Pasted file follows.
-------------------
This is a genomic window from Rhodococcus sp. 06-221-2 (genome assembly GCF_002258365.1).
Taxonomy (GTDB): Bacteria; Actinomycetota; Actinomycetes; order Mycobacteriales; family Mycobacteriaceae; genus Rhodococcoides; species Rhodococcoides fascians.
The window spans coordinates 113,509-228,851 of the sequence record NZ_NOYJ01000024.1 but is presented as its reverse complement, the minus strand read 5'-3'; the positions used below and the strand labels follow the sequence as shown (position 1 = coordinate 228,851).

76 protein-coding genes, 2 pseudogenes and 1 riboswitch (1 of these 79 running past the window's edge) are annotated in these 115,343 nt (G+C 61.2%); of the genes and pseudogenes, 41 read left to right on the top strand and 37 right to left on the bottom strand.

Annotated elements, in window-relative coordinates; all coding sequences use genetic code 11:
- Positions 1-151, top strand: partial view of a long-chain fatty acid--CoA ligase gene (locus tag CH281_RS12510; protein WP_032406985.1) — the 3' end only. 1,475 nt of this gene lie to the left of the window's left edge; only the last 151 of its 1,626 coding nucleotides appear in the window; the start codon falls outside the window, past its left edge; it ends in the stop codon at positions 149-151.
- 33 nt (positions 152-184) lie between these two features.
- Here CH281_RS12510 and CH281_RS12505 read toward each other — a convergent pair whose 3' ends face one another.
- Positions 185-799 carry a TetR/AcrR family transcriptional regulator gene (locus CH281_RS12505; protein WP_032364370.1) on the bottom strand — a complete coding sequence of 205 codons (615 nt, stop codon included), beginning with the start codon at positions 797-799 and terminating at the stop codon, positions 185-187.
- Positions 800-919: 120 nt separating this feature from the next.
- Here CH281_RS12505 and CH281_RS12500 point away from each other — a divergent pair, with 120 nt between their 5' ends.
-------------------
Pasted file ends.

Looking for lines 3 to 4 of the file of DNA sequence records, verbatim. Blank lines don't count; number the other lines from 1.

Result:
The window spans coordinates 113,509-228,851 of the sequence record NZ_NOYJ01000024.1 but is presented as its reverse complement, the minus strand read 5'-3'; the positions used below and the strand labels follow the sequence as shown (position 1 = coordinate 228,851).

76 protein-coding genes, 2 pseudogenes and 1 riboswitch (1 of these 79 running past the window's edge) are annotated in these 115,343 nt (G+C 61.2%); of the genes and pseudogenes, 41 read left to right on the top strand and 37 right to left on the bottom strand.